During the reign of Charles the Simple, Normans under Rollo from Norway, were settled in an area on either side of the River Seine, downstream from Paris, to become Normandy. The Carolingians were to share the fate of their predecessors: after an intermittent power struggle between the two dynasties, the accession in 987 of Hugh Capet, Duke of France and Count of Paris, established the Capetian dynasty on the throne. With its offshoots, the houses of Valois and Bourbon, it was to rule France for more than 800 years; the old order left the new dynasty in immediate control of little beyond the middle Seine and adjacent territories, while powerful territorial lords such as the 10th- and 11th-century counts of Blois accumulated large domains of their own through marriage and through private arrangements with lesser nobles for protection and support. The area around the lower Seine became a source of particular concern when Duke William took possession of the kingdom of England by the Norman Conquest of 1066, making himself and his heirs the King's equal outside France.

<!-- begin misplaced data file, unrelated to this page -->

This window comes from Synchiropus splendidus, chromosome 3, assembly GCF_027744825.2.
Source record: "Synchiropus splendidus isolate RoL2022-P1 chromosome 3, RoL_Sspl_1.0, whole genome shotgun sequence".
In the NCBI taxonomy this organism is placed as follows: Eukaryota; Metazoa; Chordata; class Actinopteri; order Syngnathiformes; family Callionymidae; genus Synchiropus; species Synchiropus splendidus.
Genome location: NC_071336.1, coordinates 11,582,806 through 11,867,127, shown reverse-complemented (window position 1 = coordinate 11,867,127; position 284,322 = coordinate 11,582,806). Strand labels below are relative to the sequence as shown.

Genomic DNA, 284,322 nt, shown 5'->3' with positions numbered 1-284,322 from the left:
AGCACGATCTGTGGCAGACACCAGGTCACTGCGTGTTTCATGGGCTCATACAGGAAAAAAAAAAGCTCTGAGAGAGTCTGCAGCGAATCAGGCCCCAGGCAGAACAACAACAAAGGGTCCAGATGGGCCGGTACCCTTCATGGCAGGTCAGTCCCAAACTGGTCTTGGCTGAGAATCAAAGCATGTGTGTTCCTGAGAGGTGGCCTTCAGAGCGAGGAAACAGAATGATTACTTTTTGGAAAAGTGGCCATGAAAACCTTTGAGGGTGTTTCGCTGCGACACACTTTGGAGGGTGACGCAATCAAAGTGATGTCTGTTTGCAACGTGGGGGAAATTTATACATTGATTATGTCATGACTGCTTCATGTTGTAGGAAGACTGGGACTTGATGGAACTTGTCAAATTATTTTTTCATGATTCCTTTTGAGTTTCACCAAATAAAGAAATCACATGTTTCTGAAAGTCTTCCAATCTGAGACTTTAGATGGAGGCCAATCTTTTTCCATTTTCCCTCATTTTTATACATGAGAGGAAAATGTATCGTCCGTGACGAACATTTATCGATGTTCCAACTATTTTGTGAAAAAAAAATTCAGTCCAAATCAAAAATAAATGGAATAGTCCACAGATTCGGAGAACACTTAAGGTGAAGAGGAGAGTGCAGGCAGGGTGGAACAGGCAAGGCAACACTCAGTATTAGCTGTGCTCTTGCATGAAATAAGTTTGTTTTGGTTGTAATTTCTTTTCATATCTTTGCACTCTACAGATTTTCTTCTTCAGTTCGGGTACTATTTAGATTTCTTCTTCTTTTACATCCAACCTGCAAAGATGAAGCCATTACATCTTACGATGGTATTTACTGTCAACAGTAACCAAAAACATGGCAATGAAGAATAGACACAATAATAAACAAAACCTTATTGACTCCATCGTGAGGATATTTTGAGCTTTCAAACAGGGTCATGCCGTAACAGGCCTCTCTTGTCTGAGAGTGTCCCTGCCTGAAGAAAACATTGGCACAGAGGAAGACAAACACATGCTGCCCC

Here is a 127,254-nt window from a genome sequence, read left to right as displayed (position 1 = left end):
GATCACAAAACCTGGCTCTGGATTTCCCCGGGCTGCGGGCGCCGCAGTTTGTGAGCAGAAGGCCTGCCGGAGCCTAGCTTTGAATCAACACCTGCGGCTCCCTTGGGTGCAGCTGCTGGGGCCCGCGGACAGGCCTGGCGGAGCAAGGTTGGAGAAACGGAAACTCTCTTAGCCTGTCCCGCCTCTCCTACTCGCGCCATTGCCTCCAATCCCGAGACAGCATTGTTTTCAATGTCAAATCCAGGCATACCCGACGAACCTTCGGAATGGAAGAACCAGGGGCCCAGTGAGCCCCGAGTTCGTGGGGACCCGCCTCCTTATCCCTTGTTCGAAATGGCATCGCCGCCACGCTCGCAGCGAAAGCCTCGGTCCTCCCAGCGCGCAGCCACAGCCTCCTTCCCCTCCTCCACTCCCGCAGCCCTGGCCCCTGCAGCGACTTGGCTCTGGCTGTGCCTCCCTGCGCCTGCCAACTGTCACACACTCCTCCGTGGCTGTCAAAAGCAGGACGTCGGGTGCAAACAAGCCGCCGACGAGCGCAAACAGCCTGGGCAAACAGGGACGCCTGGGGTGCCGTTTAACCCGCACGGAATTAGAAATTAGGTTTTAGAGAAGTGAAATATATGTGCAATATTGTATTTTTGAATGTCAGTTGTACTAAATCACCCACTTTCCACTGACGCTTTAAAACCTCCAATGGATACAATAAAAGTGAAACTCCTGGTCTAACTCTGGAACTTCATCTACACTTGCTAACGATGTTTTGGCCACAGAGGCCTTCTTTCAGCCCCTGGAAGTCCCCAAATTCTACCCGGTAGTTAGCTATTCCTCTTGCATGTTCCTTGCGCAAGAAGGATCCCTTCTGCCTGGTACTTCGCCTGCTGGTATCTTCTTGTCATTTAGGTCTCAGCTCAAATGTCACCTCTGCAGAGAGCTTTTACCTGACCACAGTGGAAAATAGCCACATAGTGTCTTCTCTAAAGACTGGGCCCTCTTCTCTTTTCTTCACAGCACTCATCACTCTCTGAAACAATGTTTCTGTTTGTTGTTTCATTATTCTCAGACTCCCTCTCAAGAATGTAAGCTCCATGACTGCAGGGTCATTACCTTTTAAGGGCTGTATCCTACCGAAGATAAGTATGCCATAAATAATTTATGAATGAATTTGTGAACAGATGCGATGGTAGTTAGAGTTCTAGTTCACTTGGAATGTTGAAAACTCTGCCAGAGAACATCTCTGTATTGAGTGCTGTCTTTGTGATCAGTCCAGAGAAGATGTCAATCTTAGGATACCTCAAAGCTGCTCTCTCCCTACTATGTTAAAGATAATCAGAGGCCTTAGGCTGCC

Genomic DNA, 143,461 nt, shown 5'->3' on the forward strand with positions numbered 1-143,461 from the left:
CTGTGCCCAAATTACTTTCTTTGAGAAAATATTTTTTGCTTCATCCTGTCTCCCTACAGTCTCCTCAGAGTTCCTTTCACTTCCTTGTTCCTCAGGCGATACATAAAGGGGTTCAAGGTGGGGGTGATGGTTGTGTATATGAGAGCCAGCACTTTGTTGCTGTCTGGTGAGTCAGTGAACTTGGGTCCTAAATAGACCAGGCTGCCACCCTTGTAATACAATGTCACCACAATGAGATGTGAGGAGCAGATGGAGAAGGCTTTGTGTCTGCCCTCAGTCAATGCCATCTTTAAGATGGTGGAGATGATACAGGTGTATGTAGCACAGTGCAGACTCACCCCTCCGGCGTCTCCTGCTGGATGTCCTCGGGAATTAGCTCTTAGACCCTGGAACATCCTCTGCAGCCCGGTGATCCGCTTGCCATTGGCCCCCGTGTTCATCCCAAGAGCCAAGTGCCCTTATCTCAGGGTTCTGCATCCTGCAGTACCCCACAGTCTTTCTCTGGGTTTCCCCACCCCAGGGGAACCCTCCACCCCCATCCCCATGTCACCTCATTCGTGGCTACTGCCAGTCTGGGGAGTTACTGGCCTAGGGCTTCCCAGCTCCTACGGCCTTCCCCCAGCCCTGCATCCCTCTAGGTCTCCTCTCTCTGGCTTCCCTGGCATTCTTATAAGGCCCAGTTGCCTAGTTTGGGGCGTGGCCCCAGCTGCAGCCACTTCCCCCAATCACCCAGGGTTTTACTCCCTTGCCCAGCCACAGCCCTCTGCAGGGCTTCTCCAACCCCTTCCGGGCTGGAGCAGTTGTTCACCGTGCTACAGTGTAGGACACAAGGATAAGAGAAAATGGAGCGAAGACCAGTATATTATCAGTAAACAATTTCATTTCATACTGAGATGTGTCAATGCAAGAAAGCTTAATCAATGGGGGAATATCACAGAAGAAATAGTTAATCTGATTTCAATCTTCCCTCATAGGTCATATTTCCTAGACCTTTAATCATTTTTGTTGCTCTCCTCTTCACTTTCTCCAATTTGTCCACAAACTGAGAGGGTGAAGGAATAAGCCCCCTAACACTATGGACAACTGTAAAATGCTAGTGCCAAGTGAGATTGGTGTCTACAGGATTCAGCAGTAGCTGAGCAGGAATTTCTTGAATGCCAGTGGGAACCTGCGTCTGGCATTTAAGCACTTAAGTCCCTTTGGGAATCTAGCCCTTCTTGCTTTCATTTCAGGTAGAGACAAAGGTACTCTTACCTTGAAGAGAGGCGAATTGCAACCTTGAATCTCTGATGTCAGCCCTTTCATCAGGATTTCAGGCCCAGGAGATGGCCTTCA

Henry II inherited the Duchy of Normandy and the County of Anjou, married France's newly divorced ex-queen, Eleanor of Aquitaine, who ruled much of southwest France, in 1152. After defeating a revolt led by Eleanor and three of their four sons, Henry had Eleanor imprisoned, made the Duke of Brittany his vassal, in effect ruled the western half of France as a greater power than the French throne. However, disputes among Henry's descendants over the division of his French territories, coupled with John of England's lengthy quarrel with Philip II, allowed Philip II to recover influence over most of this territory. After the French victory at the Battle of Bouvines in 1214, the English monarchs maintained power only in southwestern Duchy of Guyenne; the death of Charles IV of France in 1328 without male heirs ended the main Capetian line. Under Salic law the crown could not pass through a woman (Philip IV's daughter